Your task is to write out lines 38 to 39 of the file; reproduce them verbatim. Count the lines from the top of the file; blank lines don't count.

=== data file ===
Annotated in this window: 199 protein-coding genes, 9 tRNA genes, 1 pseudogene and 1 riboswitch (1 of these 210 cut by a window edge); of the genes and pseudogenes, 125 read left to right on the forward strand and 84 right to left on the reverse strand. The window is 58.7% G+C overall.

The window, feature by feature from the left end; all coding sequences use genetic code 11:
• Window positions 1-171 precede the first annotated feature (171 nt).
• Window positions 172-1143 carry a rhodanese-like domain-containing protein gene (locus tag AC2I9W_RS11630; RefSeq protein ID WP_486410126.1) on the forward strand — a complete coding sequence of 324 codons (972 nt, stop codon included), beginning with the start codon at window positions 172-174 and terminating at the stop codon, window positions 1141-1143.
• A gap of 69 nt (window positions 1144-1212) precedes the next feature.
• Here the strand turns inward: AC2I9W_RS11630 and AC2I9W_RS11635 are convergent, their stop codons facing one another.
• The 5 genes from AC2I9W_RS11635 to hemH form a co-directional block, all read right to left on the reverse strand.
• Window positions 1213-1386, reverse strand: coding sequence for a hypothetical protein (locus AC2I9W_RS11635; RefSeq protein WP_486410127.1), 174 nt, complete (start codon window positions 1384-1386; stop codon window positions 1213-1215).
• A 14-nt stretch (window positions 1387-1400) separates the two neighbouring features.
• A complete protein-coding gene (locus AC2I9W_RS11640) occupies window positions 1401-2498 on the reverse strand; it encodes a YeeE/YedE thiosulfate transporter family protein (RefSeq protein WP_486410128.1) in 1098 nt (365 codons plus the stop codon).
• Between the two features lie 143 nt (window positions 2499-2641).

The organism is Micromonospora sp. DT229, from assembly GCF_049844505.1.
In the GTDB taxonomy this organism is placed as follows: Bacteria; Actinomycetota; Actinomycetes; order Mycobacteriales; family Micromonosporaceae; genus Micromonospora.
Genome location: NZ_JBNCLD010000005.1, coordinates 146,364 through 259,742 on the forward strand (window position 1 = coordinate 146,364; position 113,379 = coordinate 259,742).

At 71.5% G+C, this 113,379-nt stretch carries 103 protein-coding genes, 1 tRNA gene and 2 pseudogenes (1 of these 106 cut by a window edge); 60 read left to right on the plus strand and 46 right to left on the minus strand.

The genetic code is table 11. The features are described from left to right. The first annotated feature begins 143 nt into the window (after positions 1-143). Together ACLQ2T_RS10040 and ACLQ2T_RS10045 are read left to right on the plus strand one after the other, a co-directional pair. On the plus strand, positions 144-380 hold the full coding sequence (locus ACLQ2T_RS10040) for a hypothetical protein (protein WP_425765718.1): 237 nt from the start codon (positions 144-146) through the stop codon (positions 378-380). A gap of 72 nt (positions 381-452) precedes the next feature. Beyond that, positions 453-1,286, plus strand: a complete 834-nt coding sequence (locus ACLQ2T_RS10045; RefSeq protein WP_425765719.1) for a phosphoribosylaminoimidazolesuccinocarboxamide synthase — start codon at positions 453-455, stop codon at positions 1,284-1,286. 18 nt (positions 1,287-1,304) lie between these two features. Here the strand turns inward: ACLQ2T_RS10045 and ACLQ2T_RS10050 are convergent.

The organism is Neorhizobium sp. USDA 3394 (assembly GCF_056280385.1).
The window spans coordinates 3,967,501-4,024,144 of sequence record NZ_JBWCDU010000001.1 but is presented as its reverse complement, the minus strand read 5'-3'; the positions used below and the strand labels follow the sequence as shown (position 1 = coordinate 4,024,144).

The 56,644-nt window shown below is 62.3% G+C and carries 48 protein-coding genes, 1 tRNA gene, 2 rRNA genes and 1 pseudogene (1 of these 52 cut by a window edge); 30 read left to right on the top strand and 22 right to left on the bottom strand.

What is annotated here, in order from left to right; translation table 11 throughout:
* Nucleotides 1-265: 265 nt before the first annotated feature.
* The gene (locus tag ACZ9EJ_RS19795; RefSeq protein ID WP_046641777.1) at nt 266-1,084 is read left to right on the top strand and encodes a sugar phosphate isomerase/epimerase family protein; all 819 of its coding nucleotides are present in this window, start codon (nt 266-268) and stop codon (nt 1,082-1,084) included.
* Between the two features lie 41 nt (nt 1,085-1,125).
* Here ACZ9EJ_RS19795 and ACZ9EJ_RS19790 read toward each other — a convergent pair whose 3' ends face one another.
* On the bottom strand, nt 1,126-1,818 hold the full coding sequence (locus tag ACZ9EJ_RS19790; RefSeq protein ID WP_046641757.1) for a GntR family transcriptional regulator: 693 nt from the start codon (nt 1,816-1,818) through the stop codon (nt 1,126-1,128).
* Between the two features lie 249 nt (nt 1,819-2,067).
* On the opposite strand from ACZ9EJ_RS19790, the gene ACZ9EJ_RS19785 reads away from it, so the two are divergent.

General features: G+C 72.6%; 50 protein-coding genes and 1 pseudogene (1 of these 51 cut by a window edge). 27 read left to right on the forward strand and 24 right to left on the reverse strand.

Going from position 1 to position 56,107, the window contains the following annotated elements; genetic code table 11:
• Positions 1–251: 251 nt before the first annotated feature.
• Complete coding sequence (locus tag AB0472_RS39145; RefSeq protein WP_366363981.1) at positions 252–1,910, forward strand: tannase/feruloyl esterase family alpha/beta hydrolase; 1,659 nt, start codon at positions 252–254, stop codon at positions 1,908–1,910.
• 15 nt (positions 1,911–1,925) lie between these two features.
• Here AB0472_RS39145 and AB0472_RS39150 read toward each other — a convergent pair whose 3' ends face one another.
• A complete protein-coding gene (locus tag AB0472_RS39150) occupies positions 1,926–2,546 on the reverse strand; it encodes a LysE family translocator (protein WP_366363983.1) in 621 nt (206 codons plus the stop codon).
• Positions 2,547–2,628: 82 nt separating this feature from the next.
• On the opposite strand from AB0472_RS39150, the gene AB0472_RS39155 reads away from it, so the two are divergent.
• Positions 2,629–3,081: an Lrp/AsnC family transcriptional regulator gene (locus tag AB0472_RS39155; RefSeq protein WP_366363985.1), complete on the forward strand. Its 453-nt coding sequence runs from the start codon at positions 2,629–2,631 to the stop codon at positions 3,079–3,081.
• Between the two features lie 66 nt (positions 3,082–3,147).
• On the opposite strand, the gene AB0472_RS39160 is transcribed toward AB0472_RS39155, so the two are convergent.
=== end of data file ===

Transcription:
• Between the two features lie 66 nt (positions 3,082–3,147).
• On the opposite strand, the gene AB0472_RS39160 is transcribed toward AB0472_RS39155, so the two are convergent.